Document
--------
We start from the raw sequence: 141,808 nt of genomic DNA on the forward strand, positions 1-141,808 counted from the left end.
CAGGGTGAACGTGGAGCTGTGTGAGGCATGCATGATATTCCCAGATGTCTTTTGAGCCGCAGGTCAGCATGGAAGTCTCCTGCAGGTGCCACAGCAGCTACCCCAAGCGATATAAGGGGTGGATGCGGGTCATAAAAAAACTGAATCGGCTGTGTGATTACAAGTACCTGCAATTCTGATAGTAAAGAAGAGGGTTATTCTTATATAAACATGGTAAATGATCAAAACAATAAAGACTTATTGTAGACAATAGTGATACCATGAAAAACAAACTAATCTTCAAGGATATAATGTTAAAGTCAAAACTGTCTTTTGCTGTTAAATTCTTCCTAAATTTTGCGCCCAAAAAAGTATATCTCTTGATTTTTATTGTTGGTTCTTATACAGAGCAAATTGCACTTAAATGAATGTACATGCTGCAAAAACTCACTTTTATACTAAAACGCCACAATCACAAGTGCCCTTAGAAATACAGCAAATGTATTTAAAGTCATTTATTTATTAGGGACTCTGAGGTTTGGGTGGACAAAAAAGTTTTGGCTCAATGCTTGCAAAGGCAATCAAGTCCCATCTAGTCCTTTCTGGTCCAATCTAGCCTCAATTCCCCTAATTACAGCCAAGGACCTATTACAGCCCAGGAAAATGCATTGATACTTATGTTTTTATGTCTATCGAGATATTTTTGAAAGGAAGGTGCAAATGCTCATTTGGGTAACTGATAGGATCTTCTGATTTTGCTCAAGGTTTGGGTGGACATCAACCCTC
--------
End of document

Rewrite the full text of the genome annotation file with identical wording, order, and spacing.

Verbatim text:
We start from the raw sequence: 141,808 nt of genomic DNA on the forward strand, positions 1-141,808 counted from the left end.
CAGGGTGAACGTGGAGCTGTGTGAGGCATGCATGATATTCCCAGATGTCTTTTGAGCCGCAGGTCAGCATGGAAGTCTCCTGCAGGTGCCACAGCAGCTACCCCAAGCGATATAAGGGGTGGATGCGGGTCATAAAAAAACTGAATCGGCTGTGTGATTACAAGTACCTGCAATTCTGATAGTAAAGAAGAGGGTTATTCTTATATAAACATGGTAAATGATCAAAACAATAAAGACTTATTGTAGACAATAGTGATACCATGAAAAACAAACTAATCTTCAAGGATATAATGTTAAAGTCAAAACTGTCTTTTGCTGTTAAATTCTTCCTAAATTTTGCGCCCAAAAAAGTATATCTCTTGATTTTTATTGTTGGTTCTTATACAGAGCAAATTGCACTTAAATGAATGTACATGCTGCAAAAACTCACTTTTATACTAAAACGCCACAATCACAAGTGCCCTTAGAAATACAGCAAATGTATTTAAAGTCATTTATTTATTAGGGACTCTGAGGTTTGGGTGGACAAAAAAGTTTTGGCTCAATGCTTGCAAAGGCAATCAAGTCCCATCTAGTCCTTTCTGGTCCAATCTAGCCTCAATTCCCCTAATTACAGCCAAGGACCTATTACAGCCCAGGAAAATGCATTGATACTTATGTTTTTATGTCTATCGAGATATTTTTGAAAGGAAGGTGCAAATGCTCATTTGGGTAACTGATAGGATCTTCTGATTTTGCTCAAGGTTTGGGTGGACATCAACCCTC